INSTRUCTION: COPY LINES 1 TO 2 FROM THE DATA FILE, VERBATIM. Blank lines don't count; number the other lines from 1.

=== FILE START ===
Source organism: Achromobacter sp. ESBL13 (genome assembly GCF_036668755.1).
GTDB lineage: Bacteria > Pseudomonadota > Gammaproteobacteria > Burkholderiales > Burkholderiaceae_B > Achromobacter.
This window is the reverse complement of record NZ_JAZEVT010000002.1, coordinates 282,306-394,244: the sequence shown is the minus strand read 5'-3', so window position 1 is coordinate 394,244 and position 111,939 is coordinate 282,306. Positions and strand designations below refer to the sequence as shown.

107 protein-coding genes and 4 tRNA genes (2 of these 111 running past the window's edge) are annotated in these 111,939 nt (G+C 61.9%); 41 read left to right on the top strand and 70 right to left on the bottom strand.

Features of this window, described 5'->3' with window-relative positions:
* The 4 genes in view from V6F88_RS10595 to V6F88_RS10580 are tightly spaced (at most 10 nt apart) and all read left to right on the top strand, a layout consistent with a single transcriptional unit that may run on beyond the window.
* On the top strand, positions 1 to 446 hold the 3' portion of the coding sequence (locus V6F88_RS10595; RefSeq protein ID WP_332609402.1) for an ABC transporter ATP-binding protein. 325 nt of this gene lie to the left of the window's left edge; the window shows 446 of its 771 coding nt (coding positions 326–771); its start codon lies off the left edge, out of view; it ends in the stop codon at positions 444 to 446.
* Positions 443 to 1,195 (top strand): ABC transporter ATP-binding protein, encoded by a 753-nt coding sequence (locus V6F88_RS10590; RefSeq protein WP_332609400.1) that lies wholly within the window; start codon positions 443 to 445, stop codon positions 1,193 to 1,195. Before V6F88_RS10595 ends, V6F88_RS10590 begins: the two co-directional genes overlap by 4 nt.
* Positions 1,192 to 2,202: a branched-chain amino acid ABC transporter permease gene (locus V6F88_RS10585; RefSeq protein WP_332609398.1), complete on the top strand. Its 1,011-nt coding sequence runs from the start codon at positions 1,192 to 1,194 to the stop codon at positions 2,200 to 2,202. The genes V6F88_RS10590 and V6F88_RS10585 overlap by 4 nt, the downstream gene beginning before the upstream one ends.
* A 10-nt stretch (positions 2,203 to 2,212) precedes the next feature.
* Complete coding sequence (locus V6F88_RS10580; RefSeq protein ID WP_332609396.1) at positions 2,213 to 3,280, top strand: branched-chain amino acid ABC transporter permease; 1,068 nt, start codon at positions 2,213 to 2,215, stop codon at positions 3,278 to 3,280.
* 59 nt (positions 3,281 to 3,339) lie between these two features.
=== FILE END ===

Source organism: Achromobacter sp. ESBL13 (genome assembly GCF_036668755.1).
GTDB lineage: Bacteria > Pseudomonadota > Gammaproteobacteria > Burkholderiales > Burkholderiaceae_B > Achromobacter.